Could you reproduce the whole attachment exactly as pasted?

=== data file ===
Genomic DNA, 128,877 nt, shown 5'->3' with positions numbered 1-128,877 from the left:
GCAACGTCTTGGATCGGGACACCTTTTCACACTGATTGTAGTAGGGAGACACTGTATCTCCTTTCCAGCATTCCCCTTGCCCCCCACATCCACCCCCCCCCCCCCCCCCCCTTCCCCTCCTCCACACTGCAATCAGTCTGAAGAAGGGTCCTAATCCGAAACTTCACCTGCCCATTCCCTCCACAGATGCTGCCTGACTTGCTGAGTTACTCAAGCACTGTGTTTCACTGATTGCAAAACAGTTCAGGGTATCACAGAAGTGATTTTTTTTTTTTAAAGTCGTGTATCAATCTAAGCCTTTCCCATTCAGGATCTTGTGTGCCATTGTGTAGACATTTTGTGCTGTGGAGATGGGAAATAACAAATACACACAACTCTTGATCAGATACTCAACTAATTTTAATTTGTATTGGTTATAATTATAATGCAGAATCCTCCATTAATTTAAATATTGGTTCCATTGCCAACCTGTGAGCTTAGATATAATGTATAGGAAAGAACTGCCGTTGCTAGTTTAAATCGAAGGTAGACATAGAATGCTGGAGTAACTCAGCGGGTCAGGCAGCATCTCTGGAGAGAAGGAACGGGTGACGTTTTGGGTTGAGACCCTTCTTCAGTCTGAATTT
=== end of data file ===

Genomic DNA, 128,877 nt, shown 5'->3' with positions numbered 1-128,877 from the left:
GCAACGTCTTGGATCGGGACACCTTTTCACACTGATTGTAGTAGGGAGACACTGTATCTCCTTTCCAGCATTCCCCTTGCCCCCCACATCCACCCCCCCCCCCCCCCCCCCTTCCCCTCCTCCACACTGCAATCAGTCTGAAGAAGGGTCCTAATCCGAAACTTCACCTGCCCATTCCCTCCACAGATGCTGCCTGACTTGCTGAGTTACTCAAGCACTGTGTTTCACTGATTGCAAAACAGTTCAGGGTATCACAGAAGTGATTTTTTTTTTTTAAAGTCGTGTATCAATCTAAGCCTTTCCCATTCAGGATCTTGTGTGCCATTGTGTAGACATTTTGTGCTGTGGAGATGGGAAATAACAAATACACACAACTCTTGATCAGATACTCAACTAATTTTAATTTGTATTGGTTATAATTATAATGCAGAATCCTCCATTAATTTAAATATTGGTTCCATTGCCAACCTGTGAGCTTAGATATAATGTATAGGAAAGAACTGCCGTTGCTAGTTTAAATCGAAGGTAGACATAGAATGCTGGAGTAACTCAGCGGGTCAGGCAGCATCTCTGGAGAGAAGGAACGGGTGACGTTTTGGGTTGAGACCCTTCTTCAGTCTGAATTT